On January 20, Kamala Harris will be sworn in as the first female vice president of the United States of America, marking the first time a Black and South Asian woman will hold the office. The world will be watching, taking note of every detail, from the Vice President-elect’s speech, to what she wears. The words, the clothes, all of it telegraphs a message about what the vice president stands for, the values she wishes to project.
It’s a fraught intersection—fashion and politics—and one that women are forced to navigate more carefully than their male counterparts, subject to far harsher criticism. Harris strikes the right note with ease, preferring well-tailored pantsuits or blazers and jeans, with signature style notes that project a playful and confident personality, like Converse sneakers or Timberland boots, and a strand of pearls as a nod to her sorority, Alpha Kappa Alpha. She understands the symbolism clothes can carry, notable in when she chose to wear an all-white Carolina Herrera suit on election night as a nod to the color the Suffragettes wore when advocating for the right to vote.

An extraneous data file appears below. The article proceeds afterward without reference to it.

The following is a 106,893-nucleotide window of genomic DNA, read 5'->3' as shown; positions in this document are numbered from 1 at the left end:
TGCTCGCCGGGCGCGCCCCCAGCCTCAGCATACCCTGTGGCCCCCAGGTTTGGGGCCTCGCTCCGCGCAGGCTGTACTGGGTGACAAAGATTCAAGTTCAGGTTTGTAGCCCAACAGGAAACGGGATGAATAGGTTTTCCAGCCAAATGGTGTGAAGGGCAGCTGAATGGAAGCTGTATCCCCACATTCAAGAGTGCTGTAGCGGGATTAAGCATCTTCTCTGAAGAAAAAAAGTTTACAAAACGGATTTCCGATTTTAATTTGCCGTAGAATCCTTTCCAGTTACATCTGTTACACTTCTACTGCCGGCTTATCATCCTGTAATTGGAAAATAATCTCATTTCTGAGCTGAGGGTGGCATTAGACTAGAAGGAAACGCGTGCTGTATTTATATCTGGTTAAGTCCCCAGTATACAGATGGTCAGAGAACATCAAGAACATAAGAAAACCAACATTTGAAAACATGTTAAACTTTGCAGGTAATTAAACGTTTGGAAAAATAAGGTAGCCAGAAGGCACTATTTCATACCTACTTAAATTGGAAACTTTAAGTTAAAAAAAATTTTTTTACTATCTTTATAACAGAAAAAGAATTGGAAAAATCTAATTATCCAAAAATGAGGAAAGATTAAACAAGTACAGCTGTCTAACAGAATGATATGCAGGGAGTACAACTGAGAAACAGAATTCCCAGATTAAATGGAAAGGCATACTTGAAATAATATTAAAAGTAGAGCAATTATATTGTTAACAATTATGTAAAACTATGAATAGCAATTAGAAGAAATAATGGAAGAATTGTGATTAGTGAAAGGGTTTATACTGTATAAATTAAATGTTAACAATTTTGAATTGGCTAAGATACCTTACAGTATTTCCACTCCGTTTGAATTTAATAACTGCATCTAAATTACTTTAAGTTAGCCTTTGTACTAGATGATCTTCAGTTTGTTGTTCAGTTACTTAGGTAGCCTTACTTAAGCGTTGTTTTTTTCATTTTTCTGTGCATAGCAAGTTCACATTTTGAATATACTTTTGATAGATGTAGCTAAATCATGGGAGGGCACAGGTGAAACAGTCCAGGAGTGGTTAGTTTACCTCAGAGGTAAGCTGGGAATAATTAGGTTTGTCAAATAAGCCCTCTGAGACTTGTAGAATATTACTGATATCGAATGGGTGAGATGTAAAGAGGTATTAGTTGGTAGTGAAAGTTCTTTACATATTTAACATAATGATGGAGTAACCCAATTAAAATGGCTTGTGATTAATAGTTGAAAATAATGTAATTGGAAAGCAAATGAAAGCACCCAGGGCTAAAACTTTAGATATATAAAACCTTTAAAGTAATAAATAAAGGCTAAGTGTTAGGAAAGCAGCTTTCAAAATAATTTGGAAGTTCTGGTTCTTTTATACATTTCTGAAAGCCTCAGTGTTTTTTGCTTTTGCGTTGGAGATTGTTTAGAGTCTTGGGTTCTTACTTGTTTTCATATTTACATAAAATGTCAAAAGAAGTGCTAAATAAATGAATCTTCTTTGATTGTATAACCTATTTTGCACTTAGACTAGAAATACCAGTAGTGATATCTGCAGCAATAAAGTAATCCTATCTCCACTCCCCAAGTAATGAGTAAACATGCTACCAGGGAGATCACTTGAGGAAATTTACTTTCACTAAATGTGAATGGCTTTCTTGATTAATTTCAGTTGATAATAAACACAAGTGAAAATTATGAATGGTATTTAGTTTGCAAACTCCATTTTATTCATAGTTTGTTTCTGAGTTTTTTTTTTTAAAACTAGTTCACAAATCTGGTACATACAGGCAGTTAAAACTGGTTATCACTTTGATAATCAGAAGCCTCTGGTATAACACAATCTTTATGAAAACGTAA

On inauguration day, we’ll see the vice president in her most formal looks yet: one to wear while taking her oath of office, and the one she’ll hit the dance floor in at the inaugural ball. While Harris has worn suiting from European labels like Valentino and Max Mara, we’re betting she will wear an American designer for the big day. It will grant that designer a bigger platform and press at a time when American fashion could use the boost.